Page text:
In simple distillation, a mixture of liquids is heated to the temperature at which one of its components will boil, then the vapour from the hot mixture is collected and recondensed into liquid. This process is fast and relatively straightforward, but there are many kinds of mixtures that cannot be separated this way and require a more advanced approach.
Since the mixture in simple distillation is only boiled and recondensed once, the final composition of the product will match the composition of the vapour, which means it may contain significant impurities. The closer the boiling points of the liquids in the mixture, the more impure the final product will be. Consequently, simple distillation is typically used only if the boiling points of the mixture's components are separated by at least 25 degrees Celsius. Mixtures with closer boiling points can be separated through fractional distillation.
In some cases mixtures of liquids may be so constituted that, when boiled, their vapour has the same composition as the mixture itself. These are called azeotropes. Ethanol is perhaps the most often-cited example; a mixture of 95.6 per cent ethanol and 4.4 per cent water will actually boil at a lower temperature than either ethanol or water. Consequently, simple distillation cannot change this mixture's composition. Azeotropic mixtures cannot be separated by fractional distillation either and typically require other approaches.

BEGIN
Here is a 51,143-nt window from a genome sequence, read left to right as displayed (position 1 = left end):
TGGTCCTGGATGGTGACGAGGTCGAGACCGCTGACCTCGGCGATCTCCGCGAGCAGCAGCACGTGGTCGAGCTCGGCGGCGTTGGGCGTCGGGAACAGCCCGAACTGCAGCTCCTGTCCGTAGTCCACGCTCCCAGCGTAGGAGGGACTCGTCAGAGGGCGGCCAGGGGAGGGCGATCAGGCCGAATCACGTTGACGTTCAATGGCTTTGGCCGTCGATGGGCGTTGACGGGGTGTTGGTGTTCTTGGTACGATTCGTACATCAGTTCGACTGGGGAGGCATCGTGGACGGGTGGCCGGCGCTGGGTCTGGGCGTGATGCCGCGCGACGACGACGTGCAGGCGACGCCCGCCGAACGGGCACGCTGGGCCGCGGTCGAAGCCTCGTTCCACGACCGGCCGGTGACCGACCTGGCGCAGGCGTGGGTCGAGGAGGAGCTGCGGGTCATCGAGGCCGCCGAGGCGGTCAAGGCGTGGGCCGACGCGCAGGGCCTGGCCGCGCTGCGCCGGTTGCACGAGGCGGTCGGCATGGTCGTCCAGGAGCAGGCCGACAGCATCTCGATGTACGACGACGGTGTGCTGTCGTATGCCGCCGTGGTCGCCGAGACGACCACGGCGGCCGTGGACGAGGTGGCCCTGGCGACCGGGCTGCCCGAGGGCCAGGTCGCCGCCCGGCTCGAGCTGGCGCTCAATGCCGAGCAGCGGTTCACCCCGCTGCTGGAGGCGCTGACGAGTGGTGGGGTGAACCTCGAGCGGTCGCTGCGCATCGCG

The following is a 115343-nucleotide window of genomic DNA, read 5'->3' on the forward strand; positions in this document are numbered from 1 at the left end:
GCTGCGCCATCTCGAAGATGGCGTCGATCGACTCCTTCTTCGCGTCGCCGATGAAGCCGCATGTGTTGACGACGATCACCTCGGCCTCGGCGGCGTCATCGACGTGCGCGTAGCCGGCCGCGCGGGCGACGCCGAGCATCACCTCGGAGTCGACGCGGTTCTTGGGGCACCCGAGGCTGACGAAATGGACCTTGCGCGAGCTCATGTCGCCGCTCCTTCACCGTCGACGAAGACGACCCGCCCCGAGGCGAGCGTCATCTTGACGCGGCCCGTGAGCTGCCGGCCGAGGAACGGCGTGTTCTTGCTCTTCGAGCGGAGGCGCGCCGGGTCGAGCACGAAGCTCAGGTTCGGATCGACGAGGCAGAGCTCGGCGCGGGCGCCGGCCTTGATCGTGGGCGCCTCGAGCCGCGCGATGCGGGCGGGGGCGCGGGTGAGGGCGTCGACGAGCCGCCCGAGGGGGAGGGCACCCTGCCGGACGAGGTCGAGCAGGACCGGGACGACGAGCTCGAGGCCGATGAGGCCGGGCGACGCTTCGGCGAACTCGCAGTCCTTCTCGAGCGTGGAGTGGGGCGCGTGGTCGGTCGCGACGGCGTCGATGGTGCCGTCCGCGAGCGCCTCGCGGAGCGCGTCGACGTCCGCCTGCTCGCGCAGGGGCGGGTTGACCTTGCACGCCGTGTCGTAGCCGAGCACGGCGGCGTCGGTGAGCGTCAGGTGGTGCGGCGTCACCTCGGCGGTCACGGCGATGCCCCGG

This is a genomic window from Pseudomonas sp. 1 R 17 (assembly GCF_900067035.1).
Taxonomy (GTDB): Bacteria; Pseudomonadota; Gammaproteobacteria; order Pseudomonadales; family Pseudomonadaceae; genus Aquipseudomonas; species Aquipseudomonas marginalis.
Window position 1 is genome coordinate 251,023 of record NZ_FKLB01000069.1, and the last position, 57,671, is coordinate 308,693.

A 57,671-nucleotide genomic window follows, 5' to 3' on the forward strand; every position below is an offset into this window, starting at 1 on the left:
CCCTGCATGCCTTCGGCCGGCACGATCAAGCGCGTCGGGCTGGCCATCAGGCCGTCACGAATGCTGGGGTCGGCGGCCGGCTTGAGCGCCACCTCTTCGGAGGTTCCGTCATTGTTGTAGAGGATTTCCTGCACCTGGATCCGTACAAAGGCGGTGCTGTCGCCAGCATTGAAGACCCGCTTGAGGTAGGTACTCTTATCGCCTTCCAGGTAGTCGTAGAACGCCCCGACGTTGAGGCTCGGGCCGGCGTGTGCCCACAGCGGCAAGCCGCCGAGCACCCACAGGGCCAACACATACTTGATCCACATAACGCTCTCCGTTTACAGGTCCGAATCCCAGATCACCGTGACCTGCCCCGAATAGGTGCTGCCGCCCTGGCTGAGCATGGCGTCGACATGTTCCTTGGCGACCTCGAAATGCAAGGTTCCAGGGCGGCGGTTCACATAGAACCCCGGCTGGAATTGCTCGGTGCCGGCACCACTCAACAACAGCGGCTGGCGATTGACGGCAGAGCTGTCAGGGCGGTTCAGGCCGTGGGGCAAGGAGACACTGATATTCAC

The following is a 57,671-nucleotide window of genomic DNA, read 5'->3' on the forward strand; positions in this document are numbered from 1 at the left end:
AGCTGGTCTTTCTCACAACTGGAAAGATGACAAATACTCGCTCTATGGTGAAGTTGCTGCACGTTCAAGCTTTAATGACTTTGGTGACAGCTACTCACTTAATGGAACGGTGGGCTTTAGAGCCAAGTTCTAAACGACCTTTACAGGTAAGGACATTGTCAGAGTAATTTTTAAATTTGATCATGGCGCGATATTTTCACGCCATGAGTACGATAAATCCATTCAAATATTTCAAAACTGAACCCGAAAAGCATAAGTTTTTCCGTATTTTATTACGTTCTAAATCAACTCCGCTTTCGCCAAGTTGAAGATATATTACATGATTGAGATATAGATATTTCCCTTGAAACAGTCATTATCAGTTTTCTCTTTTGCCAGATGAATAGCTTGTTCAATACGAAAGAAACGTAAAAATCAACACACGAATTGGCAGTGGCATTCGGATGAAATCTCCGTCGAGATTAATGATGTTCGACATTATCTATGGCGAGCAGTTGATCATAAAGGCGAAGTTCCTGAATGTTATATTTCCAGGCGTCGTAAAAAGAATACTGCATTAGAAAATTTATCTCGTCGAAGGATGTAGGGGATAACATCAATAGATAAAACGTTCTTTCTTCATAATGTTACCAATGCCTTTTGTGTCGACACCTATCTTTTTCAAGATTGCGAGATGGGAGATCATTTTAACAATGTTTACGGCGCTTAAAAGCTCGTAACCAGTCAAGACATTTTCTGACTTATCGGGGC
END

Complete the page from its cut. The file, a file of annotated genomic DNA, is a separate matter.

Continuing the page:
Heating a liquid or a mixture of liquids to boiling takes a lot of energy. If this energy is generated by burning fossil fuels, it will increase carbon emissions and possibly make the process more expensive. Considerable fossil fuel inputs, for example, are required to distil ethanol. In the lab, simple distillation is often carried out with a device called a rotovap, which applies vacuum to reduce the boiling point of a mixture. For large quantities of chemicals, however, this kind of approach is less practical.
Heating a mixture to boiling point could cause undesirable chemical reactions to occur, which may be a problem if you are trying to isolate a specific product. If you reacted fresh hydrogen bromide with butadiene at 0 degrees, for example, you would get a mixture that contained more 3-bromo-1-butene than 1-bromo-2-butene. Heating the mixture, however, would cause another reaction to occur, changing the composition of the mixture so that now you would have more 1-bromo-2-butene than 3-bromo-1-butene -- which might be a disadvantage if you really wanted more of the latter. Moreover, some compounds may be heat-sensitive. Heating a mixture containing nitroglycerine (dyanmite), for example, would be a very unwise idea.